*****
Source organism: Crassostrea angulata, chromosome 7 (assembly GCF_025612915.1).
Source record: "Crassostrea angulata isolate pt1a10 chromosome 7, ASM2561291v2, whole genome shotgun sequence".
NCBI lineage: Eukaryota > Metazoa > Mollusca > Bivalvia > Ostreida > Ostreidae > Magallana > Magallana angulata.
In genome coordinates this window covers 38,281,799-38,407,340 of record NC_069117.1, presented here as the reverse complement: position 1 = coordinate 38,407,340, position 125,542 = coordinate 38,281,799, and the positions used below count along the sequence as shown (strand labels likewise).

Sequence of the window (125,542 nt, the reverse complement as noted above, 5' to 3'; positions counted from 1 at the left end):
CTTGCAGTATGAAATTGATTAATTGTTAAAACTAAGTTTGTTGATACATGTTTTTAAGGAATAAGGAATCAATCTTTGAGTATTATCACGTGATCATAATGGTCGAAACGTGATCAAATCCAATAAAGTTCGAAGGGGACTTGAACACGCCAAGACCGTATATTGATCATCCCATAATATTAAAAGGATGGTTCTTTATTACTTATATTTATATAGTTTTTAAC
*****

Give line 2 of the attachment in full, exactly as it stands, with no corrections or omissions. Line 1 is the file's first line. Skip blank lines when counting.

Source record: "Crassostrea angulata isolate pt1a10 chromosome 7, ASM2561291v2, whole genome shotgun sequence".